• Who We Are And How We Got Here, by David Reich. I’m going to be honest: the prose in this book leaves much to be desired; this is science as written by a scientist, not science as written by a journalist. But the facts are fascinating enough to override all my criticisms of the writing: I had no idea we could ever know so much about ancient humans.
  • I Was Told To Come Alone: My Journey Behind the Lines of Jihad, by Souad Mekhennet. German-Moroccan-Turkish reporter, Mekhennet writes about her 15 years covering Islamic radicalism in the Middle East and Europe, and damn, this woman is brave. Her personal story, alongside the newspaper stories she wrote, is well worth reading.
  • Educated, by Tara Westover. This is on everyone’s list--shoutout to you, Barack--so I won’t repeat all their praise. It was well-written, absorbing, and inspiring, but after the fact, I mainly want to read the memoir of her older brother who went to BYU before her: if the home environment was really as she said, where and how did he find the encouragement? Or were his childhood experiences different (perhaps by virtue of age, gender, personality)? Or is our narrator more unreliable than the average memoirist?
  • Behave: The Biology of Humans at Our Best and Worst, by Robert M. Sapolsky. Sapolsky is a neuroscientist and primatologist, which means this is the much, much better version of all those pop-science books we’ve all read about why humans behave the way we do, full of lots of fascinating science alongside messy unknowns. Side note: my husband and I tried to order this at a small-town local bookstore and they pointed us to the self-help section. (Because what else would a book called “Behave” be?)
  • Victorians Undone, by Kathryn Hughes. This is such a good idea for a biography that I can’t believe I hadn’t read anything similar before: famous Victorians, profiled from the perspective of what their physical bodies were like. Was George Eliot’s right hand larger than her left, and why would it matter? Why did Charles Darwin grow a beard? I thought some of the author’s conclusions were a stretch but still thoroughly enjoyed the process of getting to them.
  • I’ll Be Gone In the Dark, by Michelle McNamara. I really, really wish she had lived to finish this--for her family, of course, and for her to see the Golden State Killer arrested, but also but also for the sake of this excellent book.
  • Two Sisters: A Father, His Daughters, and Their Journey Into the Syrian Jihad, by Asne Seierstad. Two Norwegian-Somali girls go to Syria to join ISIS, and their father follows them there to try to rescue them. It sounds like fiction, and it reads like a novel, but it’s real life. (Note: Seierstad’s One of Us was one of my favorite non-fiction reads of 2016; I think it was better, but I’m clearly also just a fan at this point.)
  • The Anthropology of Childhood: Cherubs, Chattel, Changelings, by David F. Lancy. Like any good anxious new parent, I applied myself, for a little while, to parenting books. (Mostly about how to get a baby to sleep. I like to sleep.) For the most part, they were either boring or annoying. (I’m not great at being told what to do.) Several of them referenced “traditional” cultures as models for how to raise a child, so I thought, well, what do “traditional” cultures really do? The answer? Whatever best fits the time and place and convenience of the parents. (Up to and including sticking your about-to-walk toddler on an anthill to encourage them to get a move on.) I think this is now my go-to parenting book to recommend, because what I took away is this: throughout history and all over the world, people have dramatically different strategies for raising their children, and they mostly turn out fine. Ergo, I’m going to do whatever I want and not feel guilty about it. (I told you I’m not great at being told what to do.)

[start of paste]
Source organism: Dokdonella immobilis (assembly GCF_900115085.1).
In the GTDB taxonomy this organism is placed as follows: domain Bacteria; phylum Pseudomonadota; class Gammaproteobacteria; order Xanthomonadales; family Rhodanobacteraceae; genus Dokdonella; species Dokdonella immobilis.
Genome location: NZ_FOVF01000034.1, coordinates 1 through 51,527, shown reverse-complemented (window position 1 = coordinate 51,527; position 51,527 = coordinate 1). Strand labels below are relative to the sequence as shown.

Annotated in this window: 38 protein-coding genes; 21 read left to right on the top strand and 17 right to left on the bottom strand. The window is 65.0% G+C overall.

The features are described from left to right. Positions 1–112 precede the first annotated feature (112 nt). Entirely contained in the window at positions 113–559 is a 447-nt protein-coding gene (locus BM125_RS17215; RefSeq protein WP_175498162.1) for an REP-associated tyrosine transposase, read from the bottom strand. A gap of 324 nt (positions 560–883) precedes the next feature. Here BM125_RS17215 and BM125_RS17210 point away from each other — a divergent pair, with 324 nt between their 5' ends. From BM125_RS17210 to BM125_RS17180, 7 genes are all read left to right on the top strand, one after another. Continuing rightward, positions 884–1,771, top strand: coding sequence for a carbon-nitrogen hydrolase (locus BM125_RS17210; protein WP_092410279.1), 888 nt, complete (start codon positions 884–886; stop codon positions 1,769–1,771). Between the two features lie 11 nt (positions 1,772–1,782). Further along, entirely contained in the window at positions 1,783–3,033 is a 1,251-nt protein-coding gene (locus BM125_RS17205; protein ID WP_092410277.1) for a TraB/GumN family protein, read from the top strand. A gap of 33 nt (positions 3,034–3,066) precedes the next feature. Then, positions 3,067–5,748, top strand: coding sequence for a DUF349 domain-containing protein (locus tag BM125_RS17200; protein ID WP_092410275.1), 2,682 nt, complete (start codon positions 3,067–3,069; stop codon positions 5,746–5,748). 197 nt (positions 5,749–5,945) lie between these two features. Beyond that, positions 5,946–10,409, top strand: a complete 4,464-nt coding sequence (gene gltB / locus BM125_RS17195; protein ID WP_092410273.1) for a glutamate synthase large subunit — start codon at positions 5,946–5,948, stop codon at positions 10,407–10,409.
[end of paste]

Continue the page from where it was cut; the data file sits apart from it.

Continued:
It's too early to judge all of 2019, but if I had to choose a few favorites, I'd say Sally Rooney's Normal People; Frans de Waal's Mama's Last Hug; Jonathan Metzl's Dying of Whiteness: How the Politics of Racial Resentment Is Killing America's Heartland; Nana Kwame Adjei-Brenyah's Friday Black; Lydia Kiesling's The Golden State; and Ronen Bergman's Rise and Kill First. 

- Petra 

A:

Dear El-ahrairah,

I mostly watched anime and played video games all year, but I still fit in a few really great books:

  • The Name of the Wind by Patrick Rothfuss - Years ago, I met a girl in an airport who was clutching a well-worn copy of this book. We had to wait through the night for our flights and she told me all about how she was re-reading it for the dozenth time. Fast-forward to this year, I finally decided to give it a try, and it was awesome. I really should have read it sooner.
  • Ready Player One by Ernest Cline. Another book where I was late to the party. And of course I loved it. It's VRMMORPG fiction after all. And now I feel drenched in 80's culture as a bonus. Really well done.
  • Skyward by Brandon Sanderson - I think I mostly remember this book. I had a concussion though, so I'm not sure. But I remember it being really good at least!
  • Harry Potter and the Methods of Rationality by Eliezer Yudkowsky - This was actually my second read-through. I absolutely love this story. Reading it again cemented it as something I'll keep with me for the rest of my life.

-Kirito

A:

Dear,